‘Eco-motherhood’, which encourages a morbid preoccupation with waste and guilt about having kids, won’t save the planet – but it might just drive you crazy.
The ‘gentleman’s agreement’ between editors and royals about Harry’s stint in Afghanistan is not the first time the media have bowed and scraped before royalty.
While both bombastic defenders and shrill critics of the pact of silence are firing blanks, nobody wants to debate Britain’s real Afghan war
A gossip columnist’s libel against spiked in a national newspaper unwittingly revealed a lot about contemporary politics and debate.
Teachers should not backslap a group of teenage girls who refused to sit an exam on Shakespeare in protest against his anti-Semitism.
With Hillary as ‘put-upon woman’ and Obama as ‘race victim’, the Democrat contest is all about Who You Are rather than what you believe.
Our response to religious radicalism should not be to plea for moderation, but rather to inject some real radicalism into politics.
Clinton, Obama and McCain are frantically courting Hispanics - but in an era of fluid, fly-by-night politics, blocs are unpredictable.
In an era when suffering is celebrated and we all must ‘Believe the Victim’, is it any wonder people make up wild stories about wolves and Nazis?
In defining American conservatism against overblown enemies, William F Buckley Jr, who died last week, gave birth to a weak and disparate grouping.
With Margaret Hodge slamming the Proms as too posh, and schools spoonfeeding children ‘quality culture’, it's clear New Labour doesn’t know its arts from its elbow.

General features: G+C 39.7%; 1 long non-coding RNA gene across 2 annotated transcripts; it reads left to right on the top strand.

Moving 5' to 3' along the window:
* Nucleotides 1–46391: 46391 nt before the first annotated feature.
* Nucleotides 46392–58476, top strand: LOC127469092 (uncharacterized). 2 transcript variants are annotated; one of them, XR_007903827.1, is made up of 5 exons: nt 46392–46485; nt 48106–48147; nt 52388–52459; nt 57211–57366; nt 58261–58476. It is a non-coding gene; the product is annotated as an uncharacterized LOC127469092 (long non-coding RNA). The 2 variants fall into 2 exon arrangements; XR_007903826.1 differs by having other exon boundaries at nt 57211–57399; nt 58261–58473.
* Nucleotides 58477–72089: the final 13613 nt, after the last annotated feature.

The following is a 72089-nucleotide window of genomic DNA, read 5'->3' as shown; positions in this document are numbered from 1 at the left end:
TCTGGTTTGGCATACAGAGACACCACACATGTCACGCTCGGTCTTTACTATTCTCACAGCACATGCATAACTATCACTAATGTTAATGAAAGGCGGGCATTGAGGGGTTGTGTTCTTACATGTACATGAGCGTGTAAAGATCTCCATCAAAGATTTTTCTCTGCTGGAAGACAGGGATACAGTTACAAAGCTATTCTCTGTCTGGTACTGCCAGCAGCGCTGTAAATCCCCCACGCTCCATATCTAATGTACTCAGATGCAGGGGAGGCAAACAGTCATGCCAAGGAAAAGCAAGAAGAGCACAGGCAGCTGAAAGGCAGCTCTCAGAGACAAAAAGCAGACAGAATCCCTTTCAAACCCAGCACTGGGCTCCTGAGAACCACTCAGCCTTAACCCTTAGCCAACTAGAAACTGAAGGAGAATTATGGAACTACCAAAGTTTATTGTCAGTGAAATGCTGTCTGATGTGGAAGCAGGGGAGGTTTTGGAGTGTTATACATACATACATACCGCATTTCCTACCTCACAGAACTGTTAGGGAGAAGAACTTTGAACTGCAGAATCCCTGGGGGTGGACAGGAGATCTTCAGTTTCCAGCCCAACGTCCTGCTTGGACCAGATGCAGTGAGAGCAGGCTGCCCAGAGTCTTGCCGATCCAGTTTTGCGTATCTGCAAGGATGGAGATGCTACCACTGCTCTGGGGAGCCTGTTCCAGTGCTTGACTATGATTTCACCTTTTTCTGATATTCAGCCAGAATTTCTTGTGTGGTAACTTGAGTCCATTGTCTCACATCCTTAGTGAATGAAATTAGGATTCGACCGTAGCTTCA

Last night’s debate on the Lisbon Treaty finally exposed the New Labour government’s deep-seated fear of consulting the public.
This month's Much Ado About Nothing Moral Furore Award goes to the killjoys who kicked up a fuss over Tim Cahill’s ‘handcuffs’ goal celebration.
Britain’s anti-social pub closing hours and the barrage of guff about Prince Harry – read Mick Hume’s columns in The Times (London).
Was the murder of four pensioners by a British nurse a savage expression of today’s devaluation of older people’s lives?
BBC1’s Surviving Suicide was poignant, but its non-judgementalism was symptomatic of today’s ambivalence about human life.
Regular schools are full of anthropocentric notions of human rationality and superiority - and feral children driven mad by processed foods.
A new book by David King, the UK government’s former chief scientific adviser, sheds more heat than light on the global warming debate.
The hysterical campaign against plastic bags in the West is causing massive job losses in the East, and leaving people on the scrap heap.
Western pro-Tibet campaigning is driven less by a passion for freedom, than by disgust with modernity - and a view of the Chinese as ‘subhuman’.
The slandering of China as a sooty, smoggy ‘destroyer of the planet’ overlooks the sweeping historic benefits of Chinese growth.
Five years on, the non-stop nitpicking over the legality of Iraq exposes the moral turpitude of the anti-war cynics.
Why hasn’t the missing working-class girl Shannon Matthews received the same attention as Madeleine McCann?
Let us challenge the ‘procreational ageism’ that labels teen mums as feckless Vicky Pollards and older mums as selfish career-obsessives.
The Governor of New York State has been reduced to ‘Client Number 9’ in a prostitution case, but his cynical approach to politics lives on.
The narcoleptic discussion of New Labour’s financial plans should act as a wake-up call about the crisis of democratic debate.
With lust relabelled ‘sex addiction’ and gluttony turned into an ‘eating disorder’, it’s no wonder Catholics are unsure about the seven deadly sins.